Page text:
Her journey through an abusive relationship in high school
For today’s blog, I’ve had the pleasure to share a girl’s journey through her abusive relationship as a teen. This courageous person who will remain anonymous for confidential purposes has been open and will to share her story to hopefully impact a person who’s shared a similar case.
For the sake of confidentiality, all names and places have been changed.
What attracted you to the abusive partner?
I was between 17- 18 years old.
His name was Jacob. The first thing that attracted me to him was that he was hot. That was the first thing I noticed about him. He did smile a lot.
This guy was very physically attractive and charismatic. He was wasn’t much older but I was a senior and he was a Freshman in college. He felt like he was a “man”. He had a very romantic side to him and would show up randomly to say, “Hi” and just bring me flowers.
I think it is relevant to say my parents got divorced when I was 15, and that set the stage for me to rebel. I was so fed up with that situation because they had raised me to be this very discipline kid, I was in gymnastics, never got a B in my life, never quit anything and I even cleaned my room every day before going to bed.
When they got divorced it felt to me that they were quitting the thing they said they were committed to – [staying together and parent].
I felt unappreciated at that time.
I did a complete 180 from getting straight A’s to skipping class, going to parties, experimenting with alcohol and drugs and trying to be part of the “popular crowd”, and dating rebellious guys.
When did you realize the relationship was abusive?
About 3 months into it, things turned.
To give you a short background of him, he came from a family where his actual birth father had a mental health issue. His mother then remarried twice and Tom was the most current husband in the house.
So, first Tom initially made a move on me, very aggressively and then he came into the bedroom one night and asked to watch Jacob and I fool around. Not knowing what to do, we continued.
Everything was OK but then after that was the turning point. We told his mom about it but she didn’t do anything.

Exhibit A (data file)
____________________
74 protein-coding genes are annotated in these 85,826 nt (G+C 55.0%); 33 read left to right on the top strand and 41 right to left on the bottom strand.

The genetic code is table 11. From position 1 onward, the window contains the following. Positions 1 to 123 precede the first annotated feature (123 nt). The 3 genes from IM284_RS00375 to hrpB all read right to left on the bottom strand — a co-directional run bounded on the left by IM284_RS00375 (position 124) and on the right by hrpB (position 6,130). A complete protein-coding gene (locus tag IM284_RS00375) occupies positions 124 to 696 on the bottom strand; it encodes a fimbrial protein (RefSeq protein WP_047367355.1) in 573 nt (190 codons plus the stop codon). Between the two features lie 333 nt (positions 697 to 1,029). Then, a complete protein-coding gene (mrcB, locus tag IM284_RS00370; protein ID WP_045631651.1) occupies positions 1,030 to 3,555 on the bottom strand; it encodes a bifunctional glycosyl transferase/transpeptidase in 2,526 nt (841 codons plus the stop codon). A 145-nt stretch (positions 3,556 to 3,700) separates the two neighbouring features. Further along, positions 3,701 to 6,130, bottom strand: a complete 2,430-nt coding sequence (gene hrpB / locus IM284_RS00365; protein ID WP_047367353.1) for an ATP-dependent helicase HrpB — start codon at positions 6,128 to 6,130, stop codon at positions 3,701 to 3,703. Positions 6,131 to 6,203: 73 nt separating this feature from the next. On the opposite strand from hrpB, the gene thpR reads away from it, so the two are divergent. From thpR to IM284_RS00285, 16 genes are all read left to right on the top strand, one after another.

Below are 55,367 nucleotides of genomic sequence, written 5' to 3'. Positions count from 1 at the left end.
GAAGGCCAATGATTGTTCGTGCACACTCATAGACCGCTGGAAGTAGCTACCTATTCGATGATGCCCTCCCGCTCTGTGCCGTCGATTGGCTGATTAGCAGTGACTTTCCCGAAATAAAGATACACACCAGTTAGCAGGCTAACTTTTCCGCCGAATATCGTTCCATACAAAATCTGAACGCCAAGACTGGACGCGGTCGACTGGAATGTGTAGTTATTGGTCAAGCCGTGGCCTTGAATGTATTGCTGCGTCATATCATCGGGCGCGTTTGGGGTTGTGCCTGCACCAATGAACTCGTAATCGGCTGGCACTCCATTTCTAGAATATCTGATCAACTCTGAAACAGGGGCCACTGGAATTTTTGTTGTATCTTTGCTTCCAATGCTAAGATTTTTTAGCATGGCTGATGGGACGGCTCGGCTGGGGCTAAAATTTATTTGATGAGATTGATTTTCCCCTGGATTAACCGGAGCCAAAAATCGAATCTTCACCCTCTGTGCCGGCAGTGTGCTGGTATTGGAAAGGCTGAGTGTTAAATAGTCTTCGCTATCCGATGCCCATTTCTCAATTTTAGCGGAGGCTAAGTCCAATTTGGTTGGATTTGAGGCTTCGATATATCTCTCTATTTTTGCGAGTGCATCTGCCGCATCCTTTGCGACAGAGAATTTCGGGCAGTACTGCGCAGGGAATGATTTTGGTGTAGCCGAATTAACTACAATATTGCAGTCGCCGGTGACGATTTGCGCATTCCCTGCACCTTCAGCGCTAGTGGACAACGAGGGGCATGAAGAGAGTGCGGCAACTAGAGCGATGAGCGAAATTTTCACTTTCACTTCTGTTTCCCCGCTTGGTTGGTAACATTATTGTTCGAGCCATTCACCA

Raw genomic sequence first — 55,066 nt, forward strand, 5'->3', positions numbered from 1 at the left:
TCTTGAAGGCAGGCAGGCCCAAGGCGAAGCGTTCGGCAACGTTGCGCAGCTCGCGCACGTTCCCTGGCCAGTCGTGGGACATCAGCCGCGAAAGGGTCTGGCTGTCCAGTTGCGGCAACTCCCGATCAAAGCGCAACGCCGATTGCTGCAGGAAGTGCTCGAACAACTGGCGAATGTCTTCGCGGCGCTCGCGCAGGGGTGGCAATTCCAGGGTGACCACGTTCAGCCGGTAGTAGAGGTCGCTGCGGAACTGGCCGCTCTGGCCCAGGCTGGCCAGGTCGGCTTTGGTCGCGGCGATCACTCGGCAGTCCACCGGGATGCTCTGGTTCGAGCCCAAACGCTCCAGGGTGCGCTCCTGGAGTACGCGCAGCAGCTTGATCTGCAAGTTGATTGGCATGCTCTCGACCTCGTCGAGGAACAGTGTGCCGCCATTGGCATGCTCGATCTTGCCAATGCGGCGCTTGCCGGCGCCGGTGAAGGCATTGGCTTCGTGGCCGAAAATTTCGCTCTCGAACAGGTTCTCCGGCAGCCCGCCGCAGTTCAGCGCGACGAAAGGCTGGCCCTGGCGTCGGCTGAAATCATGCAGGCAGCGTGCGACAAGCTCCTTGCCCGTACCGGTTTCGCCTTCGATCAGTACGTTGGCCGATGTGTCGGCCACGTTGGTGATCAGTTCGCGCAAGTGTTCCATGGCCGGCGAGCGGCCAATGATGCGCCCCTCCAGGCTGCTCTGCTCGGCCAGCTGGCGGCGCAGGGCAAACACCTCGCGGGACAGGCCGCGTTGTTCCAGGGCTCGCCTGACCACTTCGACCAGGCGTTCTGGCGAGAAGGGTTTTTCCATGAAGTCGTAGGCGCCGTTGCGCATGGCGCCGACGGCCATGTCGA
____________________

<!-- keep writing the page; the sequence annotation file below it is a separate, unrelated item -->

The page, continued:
After that incident, it seemed as Jacob stopped trusting me. I should’ve left the relationship then but I was so convinced I can somehow save the relationship from that experience.
I would give him excuses which made it harder to see that it was actually abusive.
I think the moment I realized the relationship was abusive was when we had been having an argument one night around 7:30pm and I went to the bathroom to get away from him and when I went to slam the door he was standing there and the door hit his toe and he grabbed me by the throat.
And that’s when I knew the relationship had an abusive element – I was aware that that particular situation was wrong. And even so, I stayed with him about 4 months after that. I don’t remember him apologizing for it but he explained that he hurt his toe really bad and therefore it was my fault that he reacted that way and that’s how I viewed it too.
That was the defining moment I knew it was abusive but I obviously didn’t take it seriously at the time despite that knowing that it was wrong.
What signs did you notice in your partner that were red flags?
Before that, I did see some red flags (now as an adult that I’m aware of), he had this tendency to be easily jealous of other guys. And it seemed to bother him that I didn’t get jealous. Looking back that should’ve been a red flag.
Maybe a little bit of controlling situation.
Looking back at it he wanted me around all the time so he can keep tabs on me all the time.
Did he ever make you distance yourself from your friends?
He talked poorly of my friends especially my best friend saying they were “sluts.” It started small but then it got worst. With my guy friends, I couldn’t have any guy friends and if I hung out with them then he thought I was clearly cheating.
His own guy friends would hit on me and that was never their fault. If they hit on me, Jacob would say it was something I had done so the blame was always on me. He wouldn’t argue with his friend but ‘I shouldn’t have’… worn that dress, had that drink, etc.
I think its an interesting detail is that my dad, I would never say he was abusive but he would get stressed out easily and when we were young kids he wouldn’t hit us but he would get so angry at us sometimes that we were complete terrified. But I think that also almost played a role in me being attractive to that anger because it was familiar. I had felt deserted by my dad when my parents got divorced.
Another red flag was all the partying! You can make so many more mistakes than when you are sober. No healthy relationship is built out of [partying] but that continued throughout our entire relationship. By the end of the relationship he was pretty much addicted to cocaine. That really seemed to escalate things and made it that much easier for him to be raging mad.